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Satellite operator Intelsat files for Chapter 11 bankruptcy

The Intelsat 901 communications satellite in orbit during a satellite servicing mission by Northrop Grumman's Mission Extension Vehicle 1. Intelsat filed for Chapter 11 bankruptcy on May 13, 2020.
The Intelsat 901 communications satellite in orbit during a satellite servicing mission by Northrop Grumman's Mission Extension Vehicle 1. Intelsat filed for Chapter 11 bankruptcy on May 13, 2020. (Image credit: Northrop Grumman)

Satellite operator Intelsat, which launched the world's first commercial communications satellite Intelsat 1 in 1965, filed for Chapter 11 bankruptcy Wednesday (May 13) in order to ease a multibillion-dollar debt and join an FCC spectrum clearing program. 

In a statement Wednesday, Intelsat representatives said the bankruptcy filing was spurred, in part, by the company's plan to join the FCC's accelerated clearing of the C-band spectrum to make way for faster 5G wireless satellite communications

"To meet the FCC's accelerated clearing deadlines and ultimately be eligible to receive $4.87 billion of accelerated relocation payments, Intelsat needs to spend more than $1 billion on clearing activities," Intelsat wrote in the statement (opens in new tab). "These clearing activities must start immediately, long before costs begin to be reimbursed."

Related: Space companies are investing big in 5G technology (opens in new tab)

The company, like many other space industry firms, is also experiencing some economic fallout from the ongoing coronavirus pandemic. However, Intelsat is also dealing with $15 billion in debt, according to a SpaceNews report (opens in new tab), which added that the company missed a $125 million dept payment in April.

Intelsat representatives said Wednesday that the company has secured $1 billion in financing that, once passing court approval, will allow the company to fund its C-band spectrum clearing work for the FCC program. In order to receive the $4.87 billion from the FCC, Intelsat must compress the data rates of its customers from 500 megahertz of C-band into the 200 megahertz range by December 2023, SpaceNews reported. (opens in new tab)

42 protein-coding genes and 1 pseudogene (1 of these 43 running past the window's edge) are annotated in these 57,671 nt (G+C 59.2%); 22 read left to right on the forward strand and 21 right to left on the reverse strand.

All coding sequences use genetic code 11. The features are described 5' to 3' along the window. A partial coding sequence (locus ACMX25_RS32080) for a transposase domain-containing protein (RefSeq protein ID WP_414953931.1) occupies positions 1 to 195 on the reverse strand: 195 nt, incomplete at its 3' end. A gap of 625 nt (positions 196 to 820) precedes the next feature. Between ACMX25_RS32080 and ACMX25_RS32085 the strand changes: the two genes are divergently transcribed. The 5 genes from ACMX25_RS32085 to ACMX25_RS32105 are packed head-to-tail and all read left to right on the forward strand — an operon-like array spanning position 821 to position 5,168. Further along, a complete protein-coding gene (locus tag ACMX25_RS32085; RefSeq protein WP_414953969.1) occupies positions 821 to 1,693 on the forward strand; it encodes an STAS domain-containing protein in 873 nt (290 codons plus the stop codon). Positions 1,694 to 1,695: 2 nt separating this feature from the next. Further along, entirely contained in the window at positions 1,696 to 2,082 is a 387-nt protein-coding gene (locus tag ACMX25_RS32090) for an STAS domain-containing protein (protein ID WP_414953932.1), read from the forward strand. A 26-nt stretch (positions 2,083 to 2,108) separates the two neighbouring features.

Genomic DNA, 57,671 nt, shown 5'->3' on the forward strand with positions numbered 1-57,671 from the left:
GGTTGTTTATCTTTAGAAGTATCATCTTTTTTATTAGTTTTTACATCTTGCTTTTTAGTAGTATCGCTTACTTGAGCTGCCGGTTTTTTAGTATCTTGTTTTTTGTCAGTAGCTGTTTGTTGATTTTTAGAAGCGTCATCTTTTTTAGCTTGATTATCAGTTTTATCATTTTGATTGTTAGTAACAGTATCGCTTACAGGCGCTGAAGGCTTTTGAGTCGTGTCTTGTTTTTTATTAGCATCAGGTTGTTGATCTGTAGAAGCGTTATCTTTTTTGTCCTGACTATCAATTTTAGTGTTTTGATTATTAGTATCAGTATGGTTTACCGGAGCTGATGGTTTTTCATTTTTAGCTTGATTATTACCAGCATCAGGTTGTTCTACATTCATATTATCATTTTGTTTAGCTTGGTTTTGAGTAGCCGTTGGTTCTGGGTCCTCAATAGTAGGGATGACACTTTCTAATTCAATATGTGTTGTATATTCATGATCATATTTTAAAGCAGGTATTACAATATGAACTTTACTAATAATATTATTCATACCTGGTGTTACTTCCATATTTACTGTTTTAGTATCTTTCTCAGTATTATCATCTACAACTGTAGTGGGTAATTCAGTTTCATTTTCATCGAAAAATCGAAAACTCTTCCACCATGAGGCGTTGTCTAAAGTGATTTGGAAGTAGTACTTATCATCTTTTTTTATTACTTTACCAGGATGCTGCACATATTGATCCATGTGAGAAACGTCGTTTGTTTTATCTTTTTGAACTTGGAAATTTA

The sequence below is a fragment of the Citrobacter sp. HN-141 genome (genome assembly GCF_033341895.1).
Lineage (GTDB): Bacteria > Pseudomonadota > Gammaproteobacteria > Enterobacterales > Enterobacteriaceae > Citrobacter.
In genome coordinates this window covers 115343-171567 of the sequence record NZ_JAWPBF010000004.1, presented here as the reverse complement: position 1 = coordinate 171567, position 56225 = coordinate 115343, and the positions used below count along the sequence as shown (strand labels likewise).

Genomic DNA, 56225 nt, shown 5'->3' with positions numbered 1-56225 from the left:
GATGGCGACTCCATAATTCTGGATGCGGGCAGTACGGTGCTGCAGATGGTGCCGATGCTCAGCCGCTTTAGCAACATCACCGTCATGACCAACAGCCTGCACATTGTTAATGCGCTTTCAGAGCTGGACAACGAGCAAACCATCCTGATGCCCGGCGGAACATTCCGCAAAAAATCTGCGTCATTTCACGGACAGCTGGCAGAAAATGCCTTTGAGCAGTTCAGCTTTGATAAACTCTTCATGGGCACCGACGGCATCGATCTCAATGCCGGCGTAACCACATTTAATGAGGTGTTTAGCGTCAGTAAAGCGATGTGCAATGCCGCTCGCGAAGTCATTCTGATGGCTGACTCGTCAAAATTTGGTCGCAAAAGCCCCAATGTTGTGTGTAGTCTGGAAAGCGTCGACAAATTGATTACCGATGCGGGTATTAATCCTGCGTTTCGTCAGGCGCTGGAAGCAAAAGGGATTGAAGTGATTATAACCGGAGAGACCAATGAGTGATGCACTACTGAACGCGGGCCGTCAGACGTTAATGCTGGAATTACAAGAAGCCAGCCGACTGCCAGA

"Intelsat is the pioneer and foundational architect of the satellite industry," CEO Stephen Spengler said in the statement. "We intend to move forward with the accelerated clearing of C-band spectrum in the United States and to achieve a comprehensive solution that would result in a stronger balance sheet."

Intelsat is the third satellite operator in as many months to file for bankruptcy. Satellite constellation startup OneWeb filed for Chapter 11 bankruptcy in March, followed by Speedcast in April (opens in new tab).

Intelsat's news comes just weeks after one of the company's older satellites, Intelsat 901, was boosted into a new orbit in the world's first commercial satellite servicing mission

In that flight, a Northrop Grumman space tug (called Mission Extension Vehicle 1) attached itself to Intelsat 901 and corrected the older satellite's orbit. Intelsat 901 launched in 2001 and was out of fuel and unable to correct its course on its own. 

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Tariq Malik
Tariq Malik

Tariq is the Editor-in-Chief of and joined the team in 2001, first as an intern and staff writer, and later as an editor. He covers human spaceflight, exploration and space science, as well as skywatching and entertainment. He became's Managing Editor in 2009 and Editor-in-Chief in 2019. Before joining, Tariq was a staff reporter for The Los Angeles Times covering education and city beats in La Habra, Fullerton and Huntington Beach. He is also an Eagle Scout (yes, he has the Space Exploration merit badge) and went to Space Camp four times as a kid and a fifth time as an adult. He has journalism degrees from the University of Southern California and New York University. To see his latest project, you can follow Tariq on Twitter.